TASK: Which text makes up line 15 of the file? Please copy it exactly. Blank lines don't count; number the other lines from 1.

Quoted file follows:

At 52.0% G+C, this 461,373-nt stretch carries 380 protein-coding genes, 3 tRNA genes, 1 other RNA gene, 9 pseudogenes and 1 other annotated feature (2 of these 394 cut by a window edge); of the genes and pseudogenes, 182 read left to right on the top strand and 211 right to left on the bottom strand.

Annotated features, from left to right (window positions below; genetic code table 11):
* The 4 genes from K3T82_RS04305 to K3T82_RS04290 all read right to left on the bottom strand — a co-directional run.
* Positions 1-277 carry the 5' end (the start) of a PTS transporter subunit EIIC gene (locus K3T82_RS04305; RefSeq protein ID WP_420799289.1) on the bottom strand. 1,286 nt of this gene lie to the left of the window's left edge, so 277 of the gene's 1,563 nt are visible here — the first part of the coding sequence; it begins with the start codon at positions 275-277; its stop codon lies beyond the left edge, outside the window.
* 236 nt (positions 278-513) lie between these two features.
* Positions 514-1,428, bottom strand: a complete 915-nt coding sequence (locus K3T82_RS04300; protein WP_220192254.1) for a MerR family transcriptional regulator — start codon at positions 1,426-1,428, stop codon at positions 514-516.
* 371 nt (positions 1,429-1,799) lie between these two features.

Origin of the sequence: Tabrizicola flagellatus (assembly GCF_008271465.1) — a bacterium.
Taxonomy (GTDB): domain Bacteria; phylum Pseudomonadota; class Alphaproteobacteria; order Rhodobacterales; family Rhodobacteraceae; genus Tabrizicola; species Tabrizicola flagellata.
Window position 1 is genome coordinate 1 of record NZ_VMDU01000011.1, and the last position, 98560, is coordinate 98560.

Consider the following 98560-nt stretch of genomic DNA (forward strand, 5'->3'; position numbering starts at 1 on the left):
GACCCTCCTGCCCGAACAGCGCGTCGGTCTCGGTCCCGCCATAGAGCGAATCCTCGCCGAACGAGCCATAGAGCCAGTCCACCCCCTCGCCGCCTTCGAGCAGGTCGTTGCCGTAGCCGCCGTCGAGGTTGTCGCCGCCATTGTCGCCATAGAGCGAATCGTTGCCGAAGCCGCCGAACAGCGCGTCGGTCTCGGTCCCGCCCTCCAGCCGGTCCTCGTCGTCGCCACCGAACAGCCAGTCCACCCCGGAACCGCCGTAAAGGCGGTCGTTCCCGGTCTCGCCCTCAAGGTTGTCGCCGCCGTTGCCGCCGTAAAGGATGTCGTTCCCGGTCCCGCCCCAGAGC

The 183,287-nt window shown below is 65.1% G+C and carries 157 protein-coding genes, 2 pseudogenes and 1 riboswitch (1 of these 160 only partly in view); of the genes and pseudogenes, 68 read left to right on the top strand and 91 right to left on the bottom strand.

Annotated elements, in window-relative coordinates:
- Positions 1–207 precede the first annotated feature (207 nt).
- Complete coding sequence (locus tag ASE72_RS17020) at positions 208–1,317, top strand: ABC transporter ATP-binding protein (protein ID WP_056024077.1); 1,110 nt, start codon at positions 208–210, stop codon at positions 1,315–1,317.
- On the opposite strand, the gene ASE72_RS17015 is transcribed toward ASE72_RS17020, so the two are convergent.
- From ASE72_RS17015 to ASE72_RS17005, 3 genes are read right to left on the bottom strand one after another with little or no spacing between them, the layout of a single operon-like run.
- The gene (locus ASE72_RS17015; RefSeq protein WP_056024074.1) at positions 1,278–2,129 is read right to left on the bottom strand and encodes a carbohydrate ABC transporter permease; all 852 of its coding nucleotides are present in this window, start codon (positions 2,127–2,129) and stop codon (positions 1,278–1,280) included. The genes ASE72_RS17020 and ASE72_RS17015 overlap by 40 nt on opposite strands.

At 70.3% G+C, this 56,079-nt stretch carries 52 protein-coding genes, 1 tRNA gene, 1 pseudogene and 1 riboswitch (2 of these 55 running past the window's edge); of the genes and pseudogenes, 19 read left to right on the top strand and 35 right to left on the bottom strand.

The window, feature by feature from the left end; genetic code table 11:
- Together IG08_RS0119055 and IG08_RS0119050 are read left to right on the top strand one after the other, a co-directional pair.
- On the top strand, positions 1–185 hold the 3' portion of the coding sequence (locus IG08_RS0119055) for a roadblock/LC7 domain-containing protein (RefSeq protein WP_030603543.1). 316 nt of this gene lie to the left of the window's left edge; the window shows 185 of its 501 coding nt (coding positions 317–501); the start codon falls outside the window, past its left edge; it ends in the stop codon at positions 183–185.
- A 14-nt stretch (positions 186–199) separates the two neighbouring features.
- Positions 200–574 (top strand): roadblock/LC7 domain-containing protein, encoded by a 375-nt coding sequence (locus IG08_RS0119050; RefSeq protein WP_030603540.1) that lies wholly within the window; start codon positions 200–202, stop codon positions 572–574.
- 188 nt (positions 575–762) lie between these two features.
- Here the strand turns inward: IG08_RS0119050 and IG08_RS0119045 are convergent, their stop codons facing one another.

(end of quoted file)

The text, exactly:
- Positions 1–207 precede the first annotated feature (207 nt).